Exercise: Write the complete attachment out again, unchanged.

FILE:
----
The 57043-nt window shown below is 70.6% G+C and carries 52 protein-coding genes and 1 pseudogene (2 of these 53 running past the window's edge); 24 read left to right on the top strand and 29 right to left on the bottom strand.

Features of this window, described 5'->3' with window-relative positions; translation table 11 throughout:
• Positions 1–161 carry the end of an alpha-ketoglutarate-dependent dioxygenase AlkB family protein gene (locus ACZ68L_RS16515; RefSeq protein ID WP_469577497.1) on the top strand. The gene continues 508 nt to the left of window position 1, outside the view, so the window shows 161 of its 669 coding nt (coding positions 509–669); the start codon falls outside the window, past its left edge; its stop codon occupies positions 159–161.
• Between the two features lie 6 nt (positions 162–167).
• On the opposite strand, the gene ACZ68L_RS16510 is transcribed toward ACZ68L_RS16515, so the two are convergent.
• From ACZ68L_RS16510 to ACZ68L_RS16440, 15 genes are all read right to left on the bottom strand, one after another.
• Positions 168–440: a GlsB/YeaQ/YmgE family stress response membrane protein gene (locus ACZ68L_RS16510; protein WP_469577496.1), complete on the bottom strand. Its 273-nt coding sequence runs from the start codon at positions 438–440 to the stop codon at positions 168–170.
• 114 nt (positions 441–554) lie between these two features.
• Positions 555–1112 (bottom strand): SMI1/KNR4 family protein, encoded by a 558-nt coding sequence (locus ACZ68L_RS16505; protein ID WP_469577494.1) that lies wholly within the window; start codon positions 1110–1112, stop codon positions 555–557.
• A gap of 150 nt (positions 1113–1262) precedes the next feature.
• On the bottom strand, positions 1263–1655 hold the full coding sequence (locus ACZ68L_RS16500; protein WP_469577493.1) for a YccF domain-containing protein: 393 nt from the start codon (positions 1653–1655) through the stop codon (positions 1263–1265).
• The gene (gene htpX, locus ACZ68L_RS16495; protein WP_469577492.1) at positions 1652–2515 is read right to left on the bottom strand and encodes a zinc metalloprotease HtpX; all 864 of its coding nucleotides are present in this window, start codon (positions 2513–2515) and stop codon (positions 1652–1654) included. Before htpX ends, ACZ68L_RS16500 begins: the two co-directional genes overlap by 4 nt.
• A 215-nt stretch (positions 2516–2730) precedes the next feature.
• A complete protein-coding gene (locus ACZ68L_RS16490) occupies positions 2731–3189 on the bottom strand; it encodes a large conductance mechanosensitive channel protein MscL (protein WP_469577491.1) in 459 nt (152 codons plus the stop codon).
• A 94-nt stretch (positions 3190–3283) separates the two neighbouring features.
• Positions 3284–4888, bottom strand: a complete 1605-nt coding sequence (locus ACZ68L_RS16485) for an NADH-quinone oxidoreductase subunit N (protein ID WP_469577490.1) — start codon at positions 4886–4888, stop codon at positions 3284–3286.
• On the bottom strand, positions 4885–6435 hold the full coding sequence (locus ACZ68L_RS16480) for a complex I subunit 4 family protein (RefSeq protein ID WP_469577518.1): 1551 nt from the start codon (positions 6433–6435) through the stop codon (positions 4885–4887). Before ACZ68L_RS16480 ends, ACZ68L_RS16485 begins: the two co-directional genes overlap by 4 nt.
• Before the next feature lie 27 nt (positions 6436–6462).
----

The 57043-nt window shown below is 70.6% G+C and carries 52 protein-coding genes and 1 pseudogene (2 of these 53 running past the window's edge); 24 read left to right on the top strand and 29 right to left on the bottom strand.

Features of this window, described 5'->3' with window-relative positions; translation table 11 throughout:
• Positions 1–161 carry the end of an alpha-ketoglutarate-dependent dioxygenase AlkB family protein gene (locus ACZ68L_RS16515; RefSeq protein ID WP_469577497.1) on the top strand. The gene continues 508 nt to the left of window position 1, outside the view, so the window shows 161 of its 669 coding nt (coding positions 509–669); the start codon falls outside the window, past its left edge; its stop codon occupies positions 159–161.
• Between the two features lie 6 nt (positions 162–167).
• On the opposite strand, the gene ACZ68L_RS16510 is transcribed toward ACZ68L_RS16515, so the two are convergent.
• From ACZ68L_RS16510 to ACZ68L_RS16440, 15 genes are all read right to left on the bottom strand, one after another.
• Positions 168–440: a GlsB/YeaQ/YmgE family stress response membrane protein gene (locus ACZ68L_RS16510; protein WP_469577496.1), complete on the bottom strand. Its 273-nt coding sequence runs from the start codon at positions 438–440 to the stop codon at positions 168–170.
• 114 nt (positions 441–554) lie between these two features.
• Positions 555–1112 (bottom strand): SMI1/KNR4 family protein, encoded by a 558-nt coding sequence (locus ACZ68L_RS16505; protein ID WP_469577494.1) that lies wholly within the window; start codon positions 1110–1112, stop codon positions 555–557.
• A gap of 150 nt (positions 1113–1262) precedes the next feature.
• On the bottom strand, positions 1263–1655 hold the full coding sequence (locus ACZ68L_RS16500; protein WP_469577493.1) for a YccF domain-containing protein: 393 nt from the start codon (positions 1653–1655) through the stop codon (positions 1263–1265).
• The gene (gene htpX, locus ACZ68L_RS16495; protein WP_469577492.1) at positions 1652–2515 is read right to left on the bottom strand and encodes a zinc metalloprotease HtpX; all 864 of its coding nucleotides are present in this window, start codon (positions 2513–2515) and stop codon (positions 1652–1654) included. Before htpX ends, ACZ68L_RS16500 begins: the two co-directional genes overlap by 4 nt.
• A 215-nt stretch (positions 2516–2730) precedes the next feature.
• A complete protein-coding gene (locus ACZ68L_RS16490) occupies positions 2731–3189 on the bottom strand; it encodes a large conductance mechanosensitive channel protein MscL (protein WP_469577491.1) in 459 nt (152 codons plus the stop codon).
• A 94-nt stretch (positions 3190–3283) separates the two neighbouring features.
• Positions 3284–4888, bottom strand: a complete 1605-nt coding sequence (locus ACZ68L_RS16485) for an NADH-quinone oxidoreductase subunit N (protein ID WP_469577490.1) — start codon at positions 4886–4888, stop codon at positions 3284–3286.
• On the bottom strand, positions 4885–6435 hold the full coding sequence (locus ACZ68L_RS16480) for a complex I subunit 4 family protein (RefSeq protein ID WP_469577518.1): 1551 nt from the start codon (positions 6433–6435) through the stop codon (positions 4885–4887). Before ACZ68L_RS16480 ends, ACZ68L_RS16485 begins: the two co-directional genes overlap by 4 nt.
• Before the next feature lie 27 nt (positions 6436–6462).